Scarlet Hood And The Wicked Wood PC Review

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Scarlet Hood And The Wicked Wood PC Review
Scarlet Hood And The Wicked Wood PC Review


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The Scarlet Hood And The Wicked Wood PC Review

If we played the “first thing that comes to mind game” and I threw the words “Scarlet Hood And The Wicked Wood” What Mental Connotations Would This Lead To? You might think of a fairy tale, maybe say Little Red Riding Hood, or maybe a superhero (eg DC’s Little Red Riding Hood), etc. (where did you think I was going with this?). For South Korean developer Devespresso Games, the title represents their first puzzle-based adventure game. Overall, the team has done a great job here, but sometimes the game seems to lose its identity. The game tries to throw in too many different gameplay elements and for die-hard puzzle gamers it might be a bit much. Welcome to our Scarlet Hood And The Wicked Wood game review for Steam PC!

First and foremost, this is a 2D, side-scrolling story-driven adventure, in fact it plays out more like a novel storytelling game at times, as lots of dialogue reading can contribute to moments of boredom. You play as Scarlet Hood, the singer and guitarist of a starting rock band. Somewhere along the line, you’ll fall “down the rabbit hole” and arrive at Glome’s realm after being thrown into a tornado. You then find yourself leading a group of Munchkins through the Wicked Wood and trying to get to safety. The only problem is that you have to get past the Black Witch, LeFaba. The developers are not afraid that it is known that the story of this game is inspired by The Wizard Of Oz, Red Riding Hood and Alice’s Adventures In Wonderland, strangely mixed with South American cultural elements. And for a Korean developer, the English translation is perfect! Without completely ruining it, the game also features a bit of the “Groundhog Day” time loop phenomenon.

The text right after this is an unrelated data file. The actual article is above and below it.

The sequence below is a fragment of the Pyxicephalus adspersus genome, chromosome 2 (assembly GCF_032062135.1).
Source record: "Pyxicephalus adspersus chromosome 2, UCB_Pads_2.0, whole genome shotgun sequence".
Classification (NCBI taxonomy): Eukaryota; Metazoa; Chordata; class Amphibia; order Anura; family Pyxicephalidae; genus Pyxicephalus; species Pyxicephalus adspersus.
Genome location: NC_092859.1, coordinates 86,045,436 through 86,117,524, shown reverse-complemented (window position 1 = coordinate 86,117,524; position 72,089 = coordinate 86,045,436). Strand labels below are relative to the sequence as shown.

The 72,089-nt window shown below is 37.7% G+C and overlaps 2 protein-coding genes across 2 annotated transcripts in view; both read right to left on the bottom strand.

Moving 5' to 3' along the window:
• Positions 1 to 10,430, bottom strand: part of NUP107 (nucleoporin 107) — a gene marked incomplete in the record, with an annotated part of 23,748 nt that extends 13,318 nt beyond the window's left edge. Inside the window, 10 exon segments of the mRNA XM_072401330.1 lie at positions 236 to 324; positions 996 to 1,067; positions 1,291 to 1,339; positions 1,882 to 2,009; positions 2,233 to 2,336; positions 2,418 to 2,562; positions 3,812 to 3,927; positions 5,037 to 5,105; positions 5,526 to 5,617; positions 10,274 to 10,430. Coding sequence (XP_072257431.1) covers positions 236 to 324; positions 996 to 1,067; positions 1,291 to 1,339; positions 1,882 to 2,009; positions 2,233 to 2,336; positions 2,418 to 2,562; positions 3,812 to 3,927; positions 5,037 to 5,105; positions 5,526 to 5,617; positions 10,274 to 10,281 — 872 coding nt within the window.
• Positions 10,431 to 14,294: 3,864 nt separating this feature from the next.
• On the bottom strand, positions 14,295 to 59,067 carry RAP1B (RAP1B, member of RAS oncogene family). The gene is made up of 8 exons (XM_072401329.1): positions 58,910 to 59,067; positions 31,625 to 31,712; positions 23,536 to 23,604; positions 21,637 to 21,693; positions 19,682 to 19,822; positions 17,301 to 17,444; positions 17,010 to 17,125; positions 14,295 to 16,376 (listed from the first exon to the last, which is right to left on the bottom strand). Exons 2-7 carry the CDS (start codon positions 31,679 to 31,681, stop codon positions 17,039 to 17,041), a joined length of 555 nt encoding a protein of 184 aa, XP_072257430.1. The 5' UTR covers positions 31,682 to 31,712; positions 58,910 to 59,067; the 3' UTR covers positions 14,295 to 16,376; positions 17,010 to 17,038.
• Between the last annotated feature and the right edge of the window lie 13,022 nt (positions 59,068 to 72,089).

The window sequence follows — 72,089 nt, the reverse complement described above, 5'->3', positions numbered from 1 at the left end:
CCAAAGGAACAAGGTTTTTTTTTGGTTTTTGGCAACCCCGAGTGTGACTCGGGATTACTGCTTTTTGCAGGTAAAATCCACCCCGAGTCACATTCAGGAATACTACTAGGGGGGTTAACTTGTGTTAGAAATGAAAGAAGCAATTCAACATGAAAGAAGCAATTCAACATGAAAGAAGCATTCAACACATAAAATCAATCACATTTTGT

Scarlet’s campaign involves reliving the same day multiple times. Almost like a Metroidvania meets Groundhog Day scenario, each “death” brings someone closer to the end of the journey. What one does before will open avenues for the next step, as well as affect one of ten possible endings that the player can achieve. What this does is give the impression of missing content that completists will inevitably come to, and it also provides flexibility on how one can approach obstacles.

Yes, this story-driven game contains a lot of puzzles, but sometimes there is a lot of “downtime” as you travel from screen to screen interacting with everything and everyone. Because of this, the game started very slowly for the first hour. It also doesn’t help that some of the dialogues are a bit mundane and the writers sometimes went out of their way to use a different analogy. These moments seem to eat up your patience as you try to solve your next puzzle. However, the anime-inspired artwork is beautiful and reminiscent at times, and the occasional narrated cutscenes are well worth the “travel expense”.

If you ever felt like your Point & Click title needed more spice, this would be a desirable option. While technically more of a side-scroller than Point & Click, the gameplay helps to tarnish any solid distinctions. Generally, one will run from one end of a room to the other, looking for clues or hidden items that will help them move forward. Most areas are quite small, with the general player probably able to complete at least one path to completion in an hour. Once the player knows what he’s doing, it takes much less time, as item locations don’t change on repeated playthroughs.

At times Scarlet Hood And The Wicked Wood borrows from a few gameplay styles, some of which puzzle gamers like me can find themselves caught off guard. As you get deeper into this puzzle-based game, it suddenly forces the player timed mini-challenges with very little guidance on what to do. It then turns and borrows from action games by incorporating evasive moves, hit points, stamina, potions and then survival and stealth gameplay tactics. For a point-and-click adventure gamer, who this game is aimed at, this can come as a culture shock.